There’s an old saying that says, “How are you going to keep them down on the farm?” However, these days an updated version might be, “How are you going to get them into their own place?”
What’s become almost cliché remains a big problem for young adults – as well as their parents. Highlighting the crisis is a 2017 report entitled “The Large Unmet Demand for Housing” from the Federal Reserve Bank of Kansas City. The conclusion of the report is that there is a significant shortage of housing and new affordable availabilities remain far below demand.
The report cited, “the limited supply of housing available for rent or sale” as the biggest reason for the U.S. housing crisis. Other factors included rising rent and new home prices and, “…construction of new apartments is centered disproportionately on luxury units too expensive for most young adults.”
That’s not good news for young people who can’t afford to move out. Although there are at times clear advantages to having the amenities that only mom can provide, many would like to leave their makeshift basement apartments and get their own digs.
However, despite the clear need for housing the report states, “Construction has not responded vigorously to increasing demand thus far.”
What’s the holdup? Well a few major challenges facing builders include a shortage of construction workers, difficulty financing land purchases and the technical logistics of new construction.
As bleak as that all may sound, young people may want to hold off on trying to convince their parents to get a pool table in the basement to augment their extended stay. A new construction company called Katerra recognized that the current housing crisis also presented opportunity, and they quickly set out to revolutionize the construction industry.
At Sapphire Now 2017, Ravi Naik, Senior Vice President for Technology at Katerra described how he believed Katerra’s unique approach, coupled with the latest in available technology, is transforming the way buildings and spaces come to life.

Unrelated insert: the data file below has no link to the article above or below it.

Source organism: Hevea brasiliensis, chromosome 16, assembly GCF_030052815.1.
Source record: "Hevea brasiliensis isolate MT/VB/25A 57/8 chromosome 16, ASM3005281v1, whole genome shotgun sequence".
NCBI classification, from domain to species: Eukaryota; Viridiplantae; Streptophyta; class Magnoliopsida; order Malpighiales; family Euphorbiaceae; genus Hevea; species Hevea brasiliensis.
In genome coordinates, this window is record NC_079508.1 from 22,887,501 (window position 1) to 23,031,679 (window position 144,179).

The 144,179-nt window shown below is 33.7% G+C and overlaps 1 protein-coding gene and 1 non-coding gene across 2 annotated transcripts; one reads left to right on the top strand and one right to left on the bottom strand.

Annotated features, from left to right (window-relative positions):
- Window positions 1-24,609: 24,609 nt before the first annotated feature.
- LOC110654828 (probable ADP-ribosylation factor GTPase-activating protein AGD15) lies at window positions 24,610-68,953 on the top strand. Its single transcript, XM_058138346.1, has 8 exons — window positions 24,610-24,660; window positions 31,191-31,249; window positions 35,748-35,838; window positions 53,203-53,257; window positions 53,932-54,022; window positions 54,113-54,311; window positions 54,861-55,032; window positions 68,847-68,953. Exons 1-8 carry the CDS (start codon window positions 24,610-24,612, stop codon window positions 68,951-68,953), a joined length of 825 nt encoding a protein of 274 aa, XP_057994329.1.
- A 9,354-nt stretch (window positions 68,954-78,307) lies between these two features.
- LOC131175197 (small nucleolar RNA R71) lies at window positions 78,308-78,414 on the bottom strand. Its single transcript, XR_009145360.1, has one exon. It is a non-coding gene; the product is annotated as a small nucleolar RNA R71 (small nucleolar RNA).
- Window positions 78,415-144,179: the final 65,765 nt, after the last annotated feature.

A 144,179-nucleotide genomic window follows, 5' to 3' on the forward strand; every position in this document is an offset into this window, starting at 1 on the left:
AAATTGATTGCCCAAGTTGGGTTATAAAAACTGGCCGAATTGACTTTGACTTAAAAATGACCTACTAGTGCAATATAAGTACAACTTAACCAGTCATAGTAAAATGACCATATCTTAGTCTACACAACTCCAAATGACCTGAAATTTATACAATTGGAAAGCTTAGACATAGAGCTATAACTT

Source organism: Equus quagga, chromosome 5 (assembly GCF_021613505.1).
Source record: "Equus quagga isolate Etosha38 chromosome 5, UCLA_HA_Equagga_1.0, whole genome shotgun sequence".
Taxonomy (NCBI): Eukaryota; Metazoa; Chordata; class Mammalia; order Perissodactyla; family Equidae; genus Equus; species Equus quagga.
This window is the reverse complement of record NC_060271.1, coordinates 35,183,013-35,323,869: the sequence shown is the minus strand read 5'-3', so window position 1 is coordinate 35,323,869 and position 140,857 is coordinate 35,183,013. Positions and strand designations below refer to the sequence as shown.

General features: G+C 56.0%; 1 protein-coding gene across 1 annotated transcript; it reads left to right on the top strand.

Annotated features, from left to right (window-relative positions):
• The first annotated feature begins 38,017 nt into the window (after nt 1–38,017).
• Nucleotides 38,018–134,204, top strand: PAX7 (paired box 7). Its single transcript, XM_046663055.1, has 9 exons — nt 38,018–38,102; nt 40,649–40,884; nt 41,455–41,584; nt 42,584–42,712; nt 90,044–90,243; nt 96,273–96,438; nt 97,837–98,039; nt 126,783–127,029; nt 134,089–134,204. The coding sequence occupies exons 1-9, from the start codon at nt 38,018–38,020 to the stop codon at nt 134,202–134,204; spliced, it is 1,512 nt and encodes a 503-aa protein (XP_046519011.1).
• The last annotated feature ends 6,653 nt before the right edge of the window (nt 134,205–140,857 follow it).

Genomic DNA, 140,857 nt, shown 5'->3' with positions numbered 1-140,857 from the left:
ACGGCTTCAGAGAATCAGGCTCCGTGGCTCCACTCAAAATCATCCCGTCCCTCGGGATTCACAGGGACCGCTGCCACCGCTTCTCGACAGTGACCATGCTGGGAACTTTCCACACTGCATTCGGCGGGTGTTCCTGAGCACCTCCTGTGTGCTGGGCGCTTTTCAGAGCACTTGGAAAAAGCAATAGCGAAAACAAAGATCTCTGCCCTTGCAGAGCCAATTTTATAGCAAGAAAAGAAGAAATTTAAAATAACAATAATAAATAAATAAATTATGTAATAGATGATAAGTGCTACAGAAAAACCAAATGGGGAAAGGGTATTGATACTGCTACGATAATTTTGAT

The company has factories spread around the globe where they produce their own materials. They also manage the global logistics for the entire construction industry, own their supply chain, and manage design right through to construction.
In addition to producing their own materials from their factories around the world, Katerra is also managing global logistics for the entire construction industry. For example, the company is applying systems approaches to remove unnecessary time and costs from building development, design and construction.
Technology at Work
Naik believes the unique approach is already yielding results, stating, “Efficiency no longer needs to come at the expense of quality or sustainability. Our goal is to build buildings very rapidly at a significantly reduced cost, which would in turn bring great value to the citizens of this country and then globally.”
This should be good news for tech savvy young people who would appreciate both the transformative way new spaces are coming to life - as well as the new technology that is driving the progress.
Naik said that the company first needed to have the right technology in place before could getting more people into new housing.
“We went live with SAP S/4HANA and for the first time we have a truly integrated end-to-end business process in place – right from procurement to logistics to finances and revenue recognition.”
Naik added that the SAP S/4HANA upgrade was integrated and went live in a very short time with minimal disruption. Katerra can now track inventory and knows when deliveries are expected. Additionally, their business intelligence platform now ties to the IoT network, allowing for tracking labor and managing productivity.
This level of technology has already made an impact. Naik described how Katerra finished the construction of an entire first floor of a multi-unit residential building in just six hours. “We were able to do that because now we have technology, tools and software actually designing the building right to the last nail.”
With Katerra seemingly cracking the code on new affordable housing construction, those with young people colonizing their basement can take heart knowing a solution could soon be at hand.